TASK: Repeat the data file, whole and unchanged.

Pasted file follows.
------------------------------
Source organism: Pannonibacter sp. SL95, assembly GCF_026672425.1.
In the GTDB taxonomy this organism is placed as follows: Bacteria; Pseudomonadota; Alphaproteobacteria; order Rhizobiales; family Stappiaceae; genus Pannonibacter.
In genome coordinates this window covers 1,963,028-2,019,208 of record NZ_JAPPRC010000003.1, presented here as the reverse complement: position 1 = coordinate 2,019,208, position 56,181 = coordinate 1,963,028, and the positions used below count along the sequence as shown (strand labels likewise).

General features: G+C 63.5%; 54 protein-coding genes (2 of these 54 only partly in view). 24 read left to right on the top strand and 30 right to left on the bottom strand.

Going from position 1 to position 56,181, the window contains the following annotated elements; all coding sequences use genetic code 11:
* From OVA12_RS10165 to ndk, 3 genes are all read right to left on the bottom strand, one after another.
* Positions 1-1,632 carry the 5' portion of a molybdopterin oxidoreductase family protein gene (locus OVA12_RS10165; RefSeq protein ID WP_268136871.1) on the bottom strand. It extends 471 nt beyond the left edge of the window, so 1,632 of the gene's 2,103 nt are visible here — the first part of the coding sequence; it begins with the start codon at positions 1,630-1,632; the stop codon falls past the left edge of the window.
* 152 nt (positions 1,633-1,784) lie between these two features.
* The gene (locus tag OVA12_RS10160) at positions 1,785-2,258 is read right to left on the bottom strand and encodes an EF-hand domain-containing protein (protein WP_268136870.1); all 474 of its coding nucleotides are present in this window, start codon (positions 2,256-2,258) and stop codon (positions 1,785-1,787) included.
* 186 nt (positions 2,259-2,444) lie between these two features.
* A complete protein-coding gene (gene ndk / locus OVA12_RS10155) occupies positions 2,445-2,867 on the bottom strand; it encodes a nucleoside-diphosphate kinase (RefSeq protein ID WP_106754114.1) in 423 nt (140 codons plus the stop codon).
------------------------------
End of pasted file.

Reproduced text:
Source organism: Pannonibacter sp. SL95, assembly GCF_026672425.1.
In the GTDB taxonomy this organism is placed as follows: Bacteria; Pseudomonadota; Alphaproteobacteria; order Rhizobiales; family Stappiaceae; genus Pannonibacter.
In genome coordinates this window covers 1,963,028-2,019,208 of record NZ_JAPPRC010000003.1, presented here as the reverse complement: position 1 = coordinate 2,019,208, position 56,181 = coordinate 1,963,028, and the positions used below count along the sequence as shown (strand labels likewise).

General features: G+C 63.5%; 54 protein-coding genes (2 of these 54 only partly in view). 24 read left to right on the top strand and 30 right to left on the bottom strand.

Going from position 1 to position 56,181, the window contains the following annotated elements; all coding sequences use genetic code 11:
* From OVA12_RS10165 to ndk, 3 genes are all read right to left on the bottom strand, one after another.
* Positions 1-1,632 carry the 5' portion of a molybdopterin oxidoreductase family protein gene (locus OVA12_RS10165; RefSeq protein ID WP_268136871.1) on the bottom strand. It extends 471 nt beyond the left edge of the window, so 1,632 of the gene's 2,103 nt are visible here — the first part of the coding sequence; it begins with the start codon at positions 1,630-1,632; the stop codon falls past the left edge of the window.
* 152 nt (positions 1,633-1,784) lie between these two features.
* The gene (locus tag OVA12_RS10160) at positions 1,785-2,258 is read right to left on the bottom strand and encodes an EF-hand domain-containing protein (protein WP_268136870.1); all 474 of its coding nucleotides are present in this window, start codon (positions 2,256-2,258) and stop codon (positions 1,785-1,787) included.
* 186 nt (positions 2,259-2,444) lie between these two features.
* A complete protein-coding gene (gene ndk / locus OVA12_RS10155) occupies positions 2,445-2,867 on the bottom strand; it encodes a nucleoside-diphosphate kinase (RefSeq protein ID WP_106754114.1) in 423 nt (140 codons plus the stop codon).